• Chad

    So I normally get on at Pentagon City and ride the Blue Line to the Farragut West stop. This morning I stroll into the station to find people shoulder to shoulder on the platform. So, the first train that pulls up is a Yellow Line train with the conductor (is that what you call them?) shouting over the loud speaker, “this train is a special yellow line train going like the blue line to the Smithsonian.” I think great, I’ll get on this one. Apparently what that actually meant was “this is a special yellow line train going like the blue line, but not really at all like the blue line and just going exactly like a normal yellow line train does every morning.”

    Great communication by Metro, yet again.

  • brian

    chinese steel?

  • AbeFroman

    I can’t imagine how bad the orange line will be in a couple years once the silver, blue and orange are sharing the same tracks through the city. Its going to be worse than the red line for maintenance and failures.

    • SB

      It shouldn’t be. The *number* of trains will still be the same as it is now. They are reducing the number of blue trains with the project to route some blue over the bridge. That reduction would be offset by added silver trains. The switch at Rosslyn is already at capacity with trains per hour so the number can’t increase. But the volume will increase and cause more packed trains/stations. That shouldn’t impact track maintenance though.

  • charlie

    it has never been this cold so please give Metro a break. they had no idea it would ever get this cold here. didn’t plan on it.

    • Josh S

      Except for all the other times that it has been this cold (or colder) and tracks didn’t break.

      Or all the other thousands of sections of tracks that didn’t break this morning, despite being just as cold.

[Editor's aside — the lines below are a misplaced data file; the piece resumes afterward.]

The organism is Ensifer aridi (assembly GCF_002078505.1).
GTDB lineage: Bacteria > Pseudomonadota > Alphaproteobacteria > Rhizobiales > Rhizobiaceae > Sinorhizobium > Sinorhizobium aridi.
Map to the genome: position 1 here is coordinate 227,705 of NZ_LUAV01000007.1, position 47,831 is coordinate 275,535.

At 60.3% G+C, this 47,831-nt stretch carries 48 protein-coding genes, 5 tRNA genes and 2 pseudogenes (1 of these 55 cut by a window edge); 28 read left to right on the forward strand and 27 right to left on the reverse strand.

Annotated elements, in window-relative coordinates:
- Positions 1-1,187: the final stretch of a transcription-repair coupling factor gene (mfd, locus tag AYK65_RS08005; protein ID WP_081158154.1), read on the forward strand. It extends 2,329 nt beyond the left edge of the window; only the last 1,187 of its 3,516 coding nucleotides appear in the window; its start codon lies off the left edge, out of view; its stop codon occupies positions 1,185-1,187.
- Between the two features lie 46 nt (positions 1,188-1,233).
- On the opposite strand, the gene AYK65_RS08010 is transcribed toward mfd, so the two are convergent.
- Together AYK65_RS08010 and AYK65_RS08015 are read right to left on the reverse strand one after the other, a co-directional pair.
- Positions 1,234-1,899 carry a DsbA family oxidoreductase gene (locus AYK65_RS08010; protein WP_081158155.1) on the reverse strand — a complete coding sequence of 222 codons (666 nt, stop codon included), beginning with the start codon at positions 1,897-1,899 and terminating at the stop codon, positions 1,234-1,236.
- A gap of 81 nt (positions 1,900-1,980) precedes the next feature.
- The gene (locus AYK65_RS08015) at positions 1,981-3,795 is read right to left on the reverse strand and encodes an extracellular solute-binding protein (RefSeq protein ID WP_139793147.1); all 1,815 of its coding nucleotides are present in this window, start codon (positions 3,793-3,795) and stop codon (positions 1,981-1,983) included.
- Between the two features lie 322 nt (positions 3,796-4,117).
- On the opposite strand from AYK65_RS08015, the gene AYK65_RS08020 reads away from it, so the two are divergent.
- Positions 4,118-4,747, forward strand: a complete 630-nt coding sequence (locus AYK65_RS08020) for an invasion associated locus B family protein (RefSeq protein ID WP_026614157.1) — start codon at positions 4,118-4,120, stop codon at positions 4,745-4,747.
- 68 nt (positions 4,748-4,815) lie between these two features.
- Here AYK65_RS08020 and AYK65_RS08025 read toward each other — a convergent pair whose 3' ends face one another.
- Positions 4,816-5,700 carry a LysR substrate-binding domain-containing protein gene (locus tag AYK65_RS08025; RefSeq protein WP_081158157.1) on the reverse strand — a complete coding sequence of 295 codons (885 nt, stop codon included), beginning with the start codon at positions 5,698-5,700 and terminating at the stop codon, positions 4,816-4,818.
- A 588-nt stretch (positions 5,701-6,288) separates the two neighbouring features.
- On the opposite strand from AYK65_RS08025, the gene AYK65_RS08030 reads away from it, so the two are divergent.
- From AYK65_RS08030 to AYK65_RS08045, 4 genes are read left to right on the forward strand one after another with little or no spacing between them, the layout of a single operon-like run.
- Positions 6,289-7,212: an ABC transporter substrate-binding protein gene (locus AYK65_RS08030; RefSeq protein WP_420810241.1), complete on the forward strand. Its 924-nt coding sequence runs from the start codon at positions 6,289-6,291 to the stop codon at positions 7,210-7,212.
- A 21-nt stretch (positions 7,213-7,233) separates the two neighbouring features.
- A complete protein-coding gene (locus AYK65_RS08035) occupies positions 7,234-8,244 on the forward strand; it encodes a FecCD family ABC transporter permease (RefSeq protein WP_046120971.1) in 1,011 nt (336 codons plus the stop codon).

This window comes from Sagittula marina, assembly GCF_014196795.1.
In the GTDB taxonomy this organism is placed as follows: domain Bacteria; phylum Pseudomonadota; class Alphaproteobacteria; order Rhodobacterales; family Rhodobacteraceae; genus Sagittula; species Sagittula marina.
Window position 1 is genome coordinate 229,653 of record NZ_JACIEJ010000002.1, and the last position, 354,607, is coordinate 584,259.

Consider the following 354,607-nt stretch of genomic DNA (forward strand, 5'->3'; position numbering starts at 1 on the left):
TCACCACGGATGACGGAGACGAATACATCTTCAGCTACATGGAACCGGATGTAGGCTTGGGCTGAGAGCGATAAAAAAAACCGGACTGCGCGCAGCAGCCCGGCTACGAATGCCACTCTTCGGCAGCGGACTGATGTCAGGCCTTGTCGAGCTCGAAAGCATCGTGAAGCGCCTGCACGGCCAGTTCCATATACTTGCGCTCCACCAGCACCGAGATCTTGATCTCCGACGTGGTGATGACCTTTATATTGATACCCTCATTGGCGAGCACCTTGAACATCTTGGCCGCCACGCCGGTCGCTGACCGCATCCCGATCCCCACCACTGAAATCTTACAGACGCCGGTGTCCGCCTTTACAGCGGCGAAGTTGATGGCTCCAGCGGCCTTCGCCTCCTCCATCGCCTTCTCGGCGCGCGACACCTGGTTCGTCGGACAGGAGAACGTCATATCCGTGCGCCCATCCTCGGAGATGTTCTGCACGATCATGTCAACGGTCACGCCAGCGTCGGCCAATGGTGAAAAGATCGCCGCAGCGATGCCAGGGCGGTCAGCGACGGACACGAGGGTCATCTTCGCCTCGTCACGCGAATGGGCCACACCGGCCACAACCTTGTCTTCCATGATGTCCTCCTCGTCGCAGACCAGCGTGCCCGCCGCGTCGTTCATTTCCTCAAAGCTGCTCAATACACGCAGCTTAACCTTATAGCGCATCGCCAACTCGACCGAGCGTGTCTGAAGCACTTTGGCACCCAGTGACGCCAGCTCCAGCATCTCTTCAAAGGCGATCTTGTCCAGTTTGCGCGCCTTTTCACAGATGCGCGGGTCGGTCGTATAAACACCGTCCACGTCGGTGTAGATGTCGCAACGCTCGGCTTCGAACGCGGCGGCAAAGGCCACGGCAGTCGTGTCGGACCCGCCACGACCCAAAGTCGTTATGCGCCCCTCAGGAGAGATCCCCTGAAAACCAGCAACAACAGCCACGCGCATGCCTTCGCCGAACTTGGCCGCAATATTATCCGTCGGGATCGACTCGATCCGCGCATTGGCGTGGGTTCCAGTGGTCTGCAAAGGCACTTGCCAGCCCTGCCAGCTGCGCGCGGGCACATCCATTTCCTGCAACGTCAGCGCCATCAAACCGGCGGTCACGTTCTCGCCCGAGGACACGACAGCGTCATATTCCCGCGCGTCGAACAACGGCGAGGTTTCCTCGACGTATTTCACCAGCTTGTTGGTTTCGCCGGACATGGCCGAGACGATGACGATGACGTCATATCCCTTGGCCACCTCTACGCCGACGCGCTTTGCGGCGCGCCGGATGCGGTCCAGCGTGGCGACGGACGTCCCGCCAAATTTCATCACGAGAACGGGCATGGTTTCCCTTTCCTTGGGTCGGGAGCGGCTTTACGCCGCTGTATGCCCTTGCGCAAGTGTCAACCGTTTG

One section of track breaks on one cold morning and Metro is dumb.


      • charlie

        yes. did any tracks break in NY today? this week? this month?
        no, you never hear of that happening.
        our subway is third-world, on a good day.

        • OX4

          When was the last time a cracked rail occurred on the Metro system? I suppose the system is supposed to operate at 100% availability with a 0% maintenance failure rate. In that case, expect to pay about $20 per trip as Metro designs the system to your personal standard.

          • Dwigt

            It is a repeating problem. Blue Line tracks cracked last winter too. I wish Metro’s standards were as high as its riders. It should at least not be too hard to aspire to fixing recurring cracked rail problems.

          • Metro is designed to a 1960’s and 1970’s standard. We’ve grown significantly since then. Metro hasn’t kept pace.

          • CW

            Both OX4 and OB are right. The system should be kept to a modern standard, fees should be sufficient to cover costs, and yet despite this, due to Murphy’s Law and other basic principles of the universe, things will still break.

        • brif

          right, the nyc subway never experiences any cracked rails.


          • While I don’t doubt tracks crack all the time, your citation is five years old and doesn’t answer charlie’s “today? this week? this month?” point. This century, yes.

            If the most recent citation on NYC is five years old, they likely either do a good job of inspecting and maintaining their tracks, or it isn’t a big problem.

          • charlie

            or maybe their system is newer?

            seriously, we have the strangest service interruptions on our model subway.

            and, i don’t ride Metro. i can see a metro station from my house and from my office but it is almost 3x as along as driving by SUV. and my parking is paid for as part of my employment compensation plan.

            and using metro on the weekends has basically been ruled out by the endless “weekend” service disruptions.

          • Dwigt

            If only those weekend service disruptions were to fix old brittle rails that crack at the first sign of a little cold weather. If only…..

          • wat

            when was the last time you rode metro for time comparison sake during the morning/evening commutes?